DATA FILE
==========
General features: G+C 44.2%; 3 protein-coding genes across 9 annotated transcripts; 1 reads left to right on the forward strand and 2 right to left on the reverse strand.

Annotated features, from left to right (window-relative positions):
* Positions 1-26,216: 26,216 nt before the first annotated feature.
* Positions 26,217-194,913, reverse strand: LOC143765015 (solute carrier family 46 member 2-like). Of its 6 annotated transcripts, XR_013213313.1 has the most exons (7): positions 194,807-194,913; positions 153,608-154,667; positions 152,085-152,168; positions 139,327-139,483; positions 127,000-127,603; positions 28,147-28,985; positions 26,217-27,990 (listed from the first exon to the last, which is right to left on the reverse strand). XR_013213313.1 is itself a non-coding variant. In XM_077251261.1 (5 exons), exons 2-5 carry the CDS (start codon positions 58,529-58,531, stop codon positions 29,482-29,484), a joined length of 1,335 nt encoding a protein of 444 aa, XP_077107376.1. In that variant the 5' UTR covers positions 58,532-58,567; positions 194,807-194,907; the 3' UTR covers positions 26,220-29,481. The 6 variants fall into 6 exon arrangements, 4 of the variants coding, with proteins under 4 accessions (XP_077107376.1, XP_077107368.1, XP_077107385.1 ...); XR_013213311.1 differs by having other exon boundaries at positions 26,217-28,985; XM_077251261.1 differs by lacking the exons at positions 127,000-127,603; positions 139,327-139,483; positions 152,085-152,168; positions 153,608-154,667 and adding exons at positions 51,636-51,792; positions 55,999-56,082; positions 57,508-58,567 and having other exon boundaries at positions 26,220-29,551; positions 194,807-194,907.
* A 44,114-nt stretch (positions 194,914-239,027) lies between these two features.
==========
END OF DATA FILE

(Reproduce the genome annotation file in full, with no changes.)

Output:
General features: G+C 44.2%; 3 protein-coding genes across 9 annotated transcripts; 1 reads left to right on the forward strand and 2 right to left on the reverse strand.

Annotated features, from left to right (window-relative positions):
* Positions 1-26,216: 26,216 nt before the first annotated feature.
* Positions 26,217-194,913, reverse strand: LOC143765015 (solute carrier family 46 member 2-like). Of its 6 annotated transcripts, XR_013213313.1 has the most exons (7): positions 194,807-194,913; positions 153,608-154,667; positions 152,085-152,168; positions 139,327-139,483; positions 127,000-127,603; positions 28,147-28,985; positions 26,217-27,990 (listed from the first exon to the last, which is right to left on the reverse strand). XR_013213313.1 is itself a non-coding variant. In XM_077251261.1 (5 exons), exons 2-5 carry the CDS (start codon positions 58,529-58,531, stop codon positions 29,482-29,484), a joined length of 1,335 nt encoding a protein of 444 aa, XP_077107376.1. In that variant the 5' UTR covers positions 58,532-58,567; positions 194,807-194,907; the 3' UTR covers positions 26,220-29,481. The 6 variants fall into 6 exon arrangements, 4 of the variants coding, with proteins under 4 accessions (XP_077107376.1, XP_077107368.1, XP_077107385.1 ...); XR_013213311.1 differs by having other exon boundaries at positions 26,217-28,985; XM_077251261.1 differs by lacking the exons at positions 127,000-127,603; positions 139,327-139,483; positions 152,085-152,168; positions 153,608-154,667 and adding exons at positions 51,636-51,792; positions 55,999-56,082; positions 57,508-58,567 and having other exon boundaries at positions 26,220-29,551; positions 194,807-194,907.
* A 44,114-nt stretch (positions 194,914-239,027) lies between these two features.